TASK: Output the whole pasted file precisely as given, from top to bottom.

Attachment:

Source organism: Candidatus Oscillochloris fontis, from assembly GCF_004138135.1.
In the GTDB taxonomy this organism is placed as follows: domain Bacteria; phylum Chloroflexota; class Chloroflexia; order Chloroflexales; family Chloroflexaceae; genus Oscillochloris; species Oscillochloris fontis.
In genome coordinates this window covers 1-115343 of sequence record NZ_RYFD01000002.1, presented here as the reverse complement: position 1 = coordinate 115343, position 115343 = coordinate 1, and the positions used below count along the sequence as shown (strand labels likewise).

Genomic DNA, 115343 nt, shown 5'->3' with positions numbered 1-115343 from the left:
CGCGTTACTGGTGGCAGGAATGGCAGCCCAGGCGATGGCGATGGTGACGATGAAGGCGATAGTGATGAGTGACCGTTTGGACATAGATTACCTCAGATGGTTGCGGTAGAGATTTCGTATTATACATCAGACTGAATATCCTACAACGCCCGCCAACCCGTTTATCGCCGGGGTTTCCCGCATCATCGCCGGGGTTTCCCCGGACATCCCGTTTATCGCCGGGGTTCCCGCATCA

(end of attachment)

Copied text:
Source organism: Candidatus Oscillochloris fontis, from assembly GCF_004138135.1.
In the GTDB taxonomy this organism is placed as follows: domain Bacteria; phylum Chloroflexota; class Chloroflexia; order Chloroflexales; family Chloroflexaceae; genus Oscillochloris; species Oscillochloris fontis.
In genome coordinates this window covers 1-115343 of sequence record NZ_RYFD01000002.1, presented here as the reverse complement: position 1 = coordinate 115343, position 115343 = coordinate 1, and the positions used below count along the sequence as shown (strand labels likewise).

Genomic DNA, 115343 nt, shown 5'->3' with positions numbered 1-115343 from the left:
CGCGTTACTGGTGGCAGGAATGGCAGCCCAGGCGATGGCGATGGTGACGATGAAGGCGATAGTGATGAGTGACCGTTTGGACATAGATTACCTCAGATGGTTGCGGTAGAGATTTCGTATTATACATCAGACTGAATATCCTACAACGCCCGCCAACCCGTTTATCGCCGGGGTTTCCCGCATCATCGCCGGGGTTTCCCCGGACATCCCGTTTATCGCCGGGGTTCCCGCATCA